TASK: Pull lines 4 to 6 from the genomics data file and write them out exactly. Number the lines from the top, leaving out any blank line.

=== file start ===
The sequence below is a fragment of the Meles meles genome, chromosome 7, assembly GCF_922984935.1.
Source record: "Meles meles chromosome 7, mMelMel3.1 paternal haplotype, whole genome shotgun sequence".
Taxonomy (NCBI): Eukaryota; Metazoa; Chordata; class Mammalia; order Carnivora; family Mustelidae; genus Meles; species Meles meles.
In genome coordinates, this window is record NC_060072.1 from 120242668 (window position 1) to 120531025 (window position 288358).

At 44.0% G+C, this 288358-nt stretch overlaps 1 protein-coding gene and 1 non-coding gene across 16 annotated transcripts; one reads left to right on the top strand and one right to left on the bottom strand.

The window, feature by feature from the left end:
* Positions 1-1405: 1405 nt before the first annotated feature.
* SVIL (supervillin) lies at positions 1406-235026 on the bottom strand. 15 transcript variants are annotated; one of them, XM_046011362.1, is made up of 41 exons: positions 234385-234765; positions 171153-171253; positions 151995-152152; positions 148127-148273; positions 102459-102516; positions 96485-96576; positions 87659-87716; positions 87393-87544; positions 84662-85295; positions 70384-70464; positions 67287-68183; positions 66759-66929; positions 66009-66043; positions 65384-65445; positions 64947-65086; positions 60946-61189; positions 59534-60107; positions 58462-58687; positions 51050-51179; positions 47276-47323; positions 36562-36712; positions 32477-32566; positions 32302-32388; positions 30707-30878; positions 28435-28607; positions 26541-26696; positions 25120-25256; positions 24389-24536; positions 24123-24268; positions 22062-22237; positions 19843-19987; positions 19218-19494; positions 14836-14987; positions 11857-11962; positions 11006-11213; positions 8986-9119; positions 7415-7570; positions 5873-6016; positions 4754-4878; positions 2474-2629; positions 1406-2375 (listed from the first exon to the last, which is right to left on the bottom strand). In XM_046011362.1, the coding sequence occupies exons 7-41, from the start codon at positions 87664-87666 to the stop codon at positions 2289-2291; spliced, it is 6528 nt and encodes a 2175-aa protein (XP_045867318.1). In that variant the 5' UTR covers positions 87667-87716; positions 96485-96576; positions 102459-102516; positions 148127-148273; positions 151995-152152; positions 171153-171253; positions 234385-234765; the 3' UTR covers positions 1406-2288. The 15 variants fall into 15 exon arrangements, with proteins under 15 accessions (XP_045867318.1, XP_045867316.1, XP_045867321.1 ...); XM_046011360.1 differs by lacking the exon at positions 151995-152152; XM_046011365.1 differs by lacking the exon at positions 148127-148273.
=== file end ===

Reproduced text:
In genome coordinates, this window is record NC_060072.1 from 120242668 (window position 1) to 120531025 (window position 288358).

At 44.0% G+C, this 288358-nt stretch overlaps 1 protein-coding gene and 1 non-coding gene across 16 annotated transcripts; one reads left to right on the top strand and one right to left on the bottom strand.

The window, feature by feature from the left end: